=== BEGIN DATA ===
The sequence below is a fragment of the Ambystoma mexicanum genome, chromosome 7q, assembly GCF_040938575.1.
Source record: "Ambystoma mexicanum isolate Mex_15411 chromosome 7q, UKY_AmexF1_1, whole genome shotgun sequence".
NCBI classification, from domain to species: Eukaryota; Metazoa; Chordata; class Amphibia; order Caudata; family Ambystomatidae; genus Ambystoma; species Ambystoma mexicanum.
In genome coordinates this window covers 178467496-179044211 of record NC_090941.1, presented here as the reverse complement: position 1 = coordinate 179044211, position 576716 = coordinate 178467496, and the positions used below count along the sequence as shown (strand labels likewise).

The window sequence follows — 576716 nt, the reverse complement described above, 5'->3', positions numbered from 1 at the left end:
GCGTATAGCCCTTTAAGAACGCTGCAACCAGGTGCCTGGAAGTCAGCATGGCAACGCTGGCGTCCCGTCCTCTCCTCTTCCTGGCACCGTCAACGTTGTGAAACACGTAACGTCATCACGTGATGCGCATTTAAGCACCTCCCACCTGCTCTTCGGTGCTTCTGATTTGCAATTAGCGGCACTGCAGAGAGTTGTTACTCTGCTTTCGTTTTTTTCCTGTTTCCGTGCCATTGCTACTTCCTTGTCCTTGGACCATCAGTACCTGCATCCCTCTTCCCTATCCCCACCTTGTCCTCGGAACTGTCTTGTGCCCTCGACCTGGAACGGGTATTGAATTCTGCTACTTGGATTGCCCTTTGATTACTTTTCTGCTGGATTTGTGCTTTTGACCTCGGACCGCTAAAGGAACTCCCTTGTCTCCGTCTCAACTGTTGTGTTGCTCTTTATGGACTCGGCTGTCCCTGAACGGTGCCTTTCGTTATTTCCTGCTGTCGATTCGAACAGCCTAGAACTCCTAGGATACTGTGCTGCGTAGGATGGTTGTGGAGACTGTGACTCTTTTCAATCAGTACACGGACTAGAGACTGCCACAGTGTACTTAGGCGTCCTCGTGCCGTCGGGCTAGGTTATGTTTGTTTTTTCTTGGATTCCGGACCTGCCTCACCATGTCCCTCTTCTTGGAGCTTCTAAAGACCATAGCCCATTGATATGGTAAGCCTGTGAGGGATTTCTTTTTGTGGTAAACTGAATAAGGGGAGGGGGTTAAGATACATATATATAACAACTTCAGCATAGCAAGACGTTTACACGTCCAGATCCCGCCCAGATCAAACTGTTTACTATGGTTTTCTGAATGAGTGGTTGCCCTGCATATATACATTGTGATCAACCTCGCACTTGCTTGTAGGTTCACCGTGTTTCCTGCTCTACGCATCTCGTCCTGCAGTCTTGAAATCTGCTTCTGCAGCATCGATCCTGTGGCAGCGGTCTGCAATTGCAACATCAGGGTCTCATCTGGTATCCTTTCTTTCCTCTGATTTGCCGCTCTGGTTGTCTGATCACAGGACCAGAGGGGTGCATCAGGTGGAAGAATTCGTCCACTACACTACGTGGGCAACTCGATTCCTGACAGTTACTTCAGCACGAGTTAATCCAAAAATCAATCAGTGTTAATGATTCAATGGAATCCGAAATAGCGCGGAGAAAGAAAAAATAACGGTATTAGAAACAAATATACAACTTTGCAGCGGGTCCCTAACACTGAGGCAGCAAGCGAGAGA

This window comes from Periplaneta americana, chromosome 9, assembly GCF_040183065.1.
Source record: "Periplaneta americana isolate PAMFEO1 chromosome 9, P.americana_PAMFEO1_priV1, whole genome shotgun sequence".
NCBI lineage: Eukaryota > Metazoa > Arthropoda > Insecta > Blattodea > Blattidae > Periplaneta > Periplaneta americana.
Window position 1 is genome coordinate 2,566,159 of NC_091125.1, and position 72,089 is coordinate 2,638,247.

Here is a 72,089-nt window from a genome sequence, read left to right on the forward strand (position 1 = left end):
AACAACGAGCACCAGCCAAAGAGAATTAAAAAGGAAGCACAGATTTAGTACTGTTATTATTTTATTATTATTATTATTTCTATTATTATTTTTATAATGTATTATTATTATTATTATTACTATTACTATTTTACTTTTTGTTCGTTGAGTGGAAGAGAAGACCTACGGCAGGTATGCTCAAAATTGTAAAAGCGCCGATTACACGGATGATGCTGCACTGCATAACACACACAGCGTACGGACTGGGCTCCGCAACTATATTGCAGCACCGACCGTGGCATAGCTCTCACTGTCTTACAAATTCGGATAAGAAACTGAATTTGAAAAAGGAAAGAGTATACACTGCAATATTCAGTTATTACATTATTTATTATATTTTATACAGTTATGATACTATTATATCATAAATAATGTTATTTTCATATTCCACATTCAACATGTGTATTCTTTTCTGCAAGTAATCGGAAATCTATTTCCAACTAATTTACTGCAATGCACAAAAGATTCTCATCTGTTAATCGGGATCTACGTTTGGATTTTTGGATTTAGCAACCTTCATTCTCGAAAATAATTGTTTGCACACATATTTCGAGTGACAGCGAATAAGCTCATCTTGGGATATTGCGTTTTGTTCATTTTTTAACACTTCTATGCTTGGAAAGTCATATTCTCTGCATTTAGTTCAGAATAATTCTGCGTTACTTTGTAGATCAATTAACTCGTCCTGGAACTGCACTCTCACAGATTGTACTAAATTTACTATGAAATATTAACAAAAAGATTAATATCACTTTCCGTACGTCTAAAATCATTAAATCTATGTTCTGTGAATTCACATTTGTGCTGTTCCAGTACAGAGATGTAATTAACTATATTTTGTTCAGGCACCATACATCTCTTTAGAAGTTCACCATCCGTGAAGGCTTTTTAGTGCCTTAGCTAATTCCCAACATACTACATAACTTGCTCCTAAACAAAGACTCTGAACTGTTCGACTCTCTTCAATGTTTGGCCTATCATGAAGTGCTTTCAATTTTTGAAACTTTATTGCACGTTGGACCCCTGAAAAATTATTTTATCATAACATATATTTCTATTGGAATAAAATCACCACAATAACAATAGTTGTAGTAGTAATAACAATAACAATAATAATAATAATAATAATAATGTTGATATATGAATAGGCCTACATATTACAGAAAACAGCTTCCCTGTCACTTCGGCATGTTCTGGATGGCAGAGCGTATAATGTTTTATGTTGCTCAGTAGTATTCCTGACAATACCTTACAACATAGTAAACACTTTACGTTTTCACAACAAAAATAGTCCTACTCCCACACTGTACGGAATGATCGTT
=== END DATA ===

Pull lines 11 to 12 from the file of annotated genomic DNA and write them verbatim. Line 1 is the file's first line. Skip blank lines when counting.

Here is a 72,089-nt window from a genome sequence, read left to right on the forward strand (position 1 = left end):
AACAACGAGCACCAGCCAAAGAGAATTAAAAAGGAAGCACAGATTTAGTACTGTTATTATTTTATTATTATTATTATTTCTATTATTATTTTTATAATGTATTATTATTATTATTATTACTATTACTATTTTACTTTTTGTTCGTTGAGTGGAAGAGAAGACCTACGGCAGGTATGCTCAAAATTGTAAAAGCGCCGATTACACGGATGATGCTGCACTGCATAACACACACAGCGTACGGACTGGGCTCCGCAACTATATTGCAGCACCGACCGTGGCATAGCTCTCACTGTCTTACAAATTCGGATAAGAAACTGAATTTGAAAAAGGAAAGAGTATACACTGCAATATTCAGTTATTACATTATTTATTATATTTTATACAGTTATGATACTATTATATCATAAATAATGTTATTTTCATATTCCACATTCAACATGTGTATTCTTTTCTGCAAGTAATCGGAAATCTATTTCCAACTAATTTACTGCAATGCACAAAAGATTCTCATCTGTTAATCGGGATCTACGTTTGGATTTTTGGATTTAGCAACCTTCATTCTCGAAAATAATTGTTTGCACACATATTTCGAGTGACAGCGAATAAGCTCATCTTGGGATATTGCGTTTTGTTCATTTTTTAACACTTCTATGCTTGGAAAGTCATATTCTCTGCATTTAGTTCAGAATAATTCTGCGTTACTTTGTAGATCAATTAACTCGTCCTGGAACTGCACTCTCACAGATTGTACTAAATTTACTATGAAATATTAACAAAAAGATTAATATCACTTTCCGTACGTCTAAAATCATTAAATCTATGTTCTGTGAATTCACATTTGTGCTGTTCCAGTACAGAGATGTAATTAACTATATTTTGTTCAGGCACCATACATCTCTTTAGAAGTTCACCATCCGTGAAGGCTTTTTAGTGCCTTAGCTAATTCCCAACATACTACATAACTTGCTCCTAAACAAAGACTCTGAACTGTTCGACTCTCTTCAATGTTTGGCCTATCATGAAGTGCTTTCAATTTTTGAAACTTTATTGCACGTTGGACCCCTGAAAAATTATTTTATCATAACATATATTTCTATTGGAATAAAATCACCACAATAACAATAGTTGTAGTAGTAATAACAATAACAATAATAATAATAATAATAATAATGTTGATATATGAATAGGCCTACATATTACAGAAAACAGCTTCCCTGTCACTTCGGCATGTTCTGGATGGCAGAGCGTATAATGTTTTATGTTGCTCAGTAGTATTCCTGACAATACCTTACAACATAGTAAACACTTTACGTTTTCACAACAAAAATAGTCCTACTCCCACACTGTACGGAATGATCGTT